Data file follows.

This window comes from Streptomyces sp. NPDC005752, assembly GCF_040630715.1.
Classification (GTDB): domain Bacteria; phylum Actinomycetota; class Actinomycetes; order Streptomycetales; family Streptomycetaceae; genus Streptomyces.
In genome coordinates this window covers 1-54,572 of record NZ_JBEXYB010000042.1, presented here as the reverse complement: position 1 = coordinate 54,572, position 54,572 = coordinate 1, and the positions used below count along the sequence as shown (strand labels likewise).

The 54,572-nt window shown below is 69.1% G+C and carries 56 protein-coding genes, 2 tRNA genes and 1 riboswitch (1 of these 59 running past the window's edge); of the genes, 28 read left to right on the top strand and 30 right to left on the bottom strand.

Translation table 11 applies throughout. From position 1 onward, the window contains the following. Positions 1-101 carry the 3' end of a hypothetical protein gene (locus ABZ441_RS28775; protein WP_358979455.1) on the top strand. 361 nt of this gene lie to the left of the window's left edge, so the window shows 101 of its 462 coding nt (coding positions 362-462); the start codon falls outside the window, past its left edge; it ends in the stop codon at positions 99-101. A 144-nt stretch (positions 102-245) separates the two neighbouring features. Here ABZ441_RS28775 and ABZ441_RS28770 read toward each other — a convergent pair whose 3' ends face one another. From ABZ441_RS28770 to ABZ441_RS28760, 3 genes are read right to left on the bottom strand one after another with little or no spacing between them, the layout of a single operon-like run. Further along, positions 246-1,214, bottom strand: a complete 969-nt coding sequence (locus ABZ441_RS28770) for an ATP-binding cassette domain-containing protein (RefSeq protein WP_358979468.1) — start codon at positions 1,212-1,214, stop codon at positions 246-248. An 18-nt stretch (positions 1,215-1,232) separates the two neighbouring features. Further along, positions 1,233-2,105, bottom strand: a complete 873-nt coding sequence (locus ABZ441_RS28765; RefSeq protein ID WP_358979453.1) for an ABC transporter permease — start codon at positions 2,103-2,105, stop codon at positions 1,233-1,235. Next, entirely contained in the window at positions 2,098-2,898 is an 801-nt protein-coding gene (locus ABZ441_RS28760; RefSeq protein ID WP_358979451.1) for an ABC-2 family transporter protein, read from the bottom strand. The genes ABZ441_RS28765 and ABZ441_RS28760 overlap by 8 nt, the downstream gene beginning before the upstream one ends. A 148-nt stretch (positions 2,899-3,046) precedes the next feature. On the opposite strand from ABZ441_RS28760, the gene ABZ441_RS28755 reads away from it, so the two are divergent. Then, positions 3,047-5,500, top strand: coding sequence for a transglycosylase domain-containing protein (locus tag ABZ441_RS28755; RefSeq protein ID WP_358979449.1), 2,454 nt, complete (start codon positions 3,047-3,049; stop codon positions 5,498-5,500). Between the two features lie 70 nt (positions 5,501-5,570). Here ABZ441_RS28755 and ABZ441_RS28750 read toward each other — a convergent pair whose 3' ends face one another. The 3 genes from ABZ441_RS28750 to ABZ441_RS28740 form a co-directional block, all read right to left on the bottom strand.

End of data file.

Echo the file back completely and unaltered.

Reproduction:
This window comes from Streptomyces sp. NPDC005752, assembly GCF_040630715.1.
Classification (GTDB): domain Bacteria; phylum Actinomycetota; class Actinomycetes; order Streptomycetales; family Streptomycetaceae; genus Streptomyces.
In genome coordinates this window covers 1-54,572 of record NZ_JBEXYB010000042.1, presented here as the reverse complement: position 1 = coordinate 54,572, position 54,572 = coordinate 1, and the positions used below count along the sequence as shown (strand labels likewise).

The 54,572-nt window shown below is 69.1% G+C and carries 56 protein-coding genes, 2 tRNA genes and 1 riboswitch (1 of these 59 running past the window's edge); of the genes, 28 read left to right on the top strand and 30 right to left on the bottom strand.

Translation table 11 applies throughout. From position 1 onward, the window contains the following. Positions 1-101 carry the 3' end of a hypothetical protein gene (locus ABZ441_RS28775; protein WP_358979455.1) on the top strand. 361 nt of this gene lie to the left of the window's left edge, so the window shows 101 of its 462 coding nt (coding positions 362-462); the start codon falls outside the window, past its left edge; it ends in the stop codon at positions 99-101. A 144-nt stretch (positions 102-245) separates the two neighbouring features. Here ABZ441_RS28775 and ABZ441_RS28770 read toward each other — a convergent pair whose 3' ends face one another. From ABZ441_RS28770 to ABZ441_RS28760, 3 genes are read right to left on the bottom strand one after another with little or no spacing between them, the layout of a single operon-like run. Further along, positions 246-1,214, bottom strand: a complete 969-nt coding sequence (locus ABZ441_RS28770) for an ATP-binding cassette domain-containing protein (RefSeq protein WP_358979468.1) — start codon at positions 1,212-1,214, stop codon at positions 246-248. An 18-nt stretch (positions 1,215-1,232) separates the two neighbouring features. Further along, positions 1,233-2,105, bottom strand: a complete 873-nt coding sequence (locus ABZ441_RS28765; RefSeq protein ID WP_358979453.1) for an ABC transporter permease — start codon at positions 2,103-2,105, stop codon at positions 1,233-1,235. Next, entirely contained in the window at positions 2,098-2,898 is an 801-nt protein-coding gene (locus ABZ441_RS28760; RefSeq protein ID WP_358979451.1) for an ABC-2 family transporter protein, read from the bottom strand. The genes ABZ441_RS28765 and ABZ441_RS28760 overlap by 8 nt, the downstream gene beginning before the upstream one ends. A 148-nt stretch (positions 2,899-3,046) precedes the next feature. On the opposite strand from ABZ441_RS28760, the gene ABZ441_RS28755 reads away from it, so the two are divergent. Then, positions 3,047-5,500, top strand: coding sequence for a transglycosylase domain-containing protein (locus tag ABZ441_RS28755; RefSeq protein ID WP_358979449.1), 2,454 nt, complete (start codon positions 3,047-3,049; stop codon positions 5,498-5,500). Between the two features lie 70 nt (positions 5,501-5,570). Here ABZ441_RS28755 and ABZ441_RS28750 read toward each other — a convergent pair whose 3' ends face one another. The 3 genes from ABZ441_RS28750 to ABZ441_RS28740 form a co-directional block, all read right to left on the bottom strand.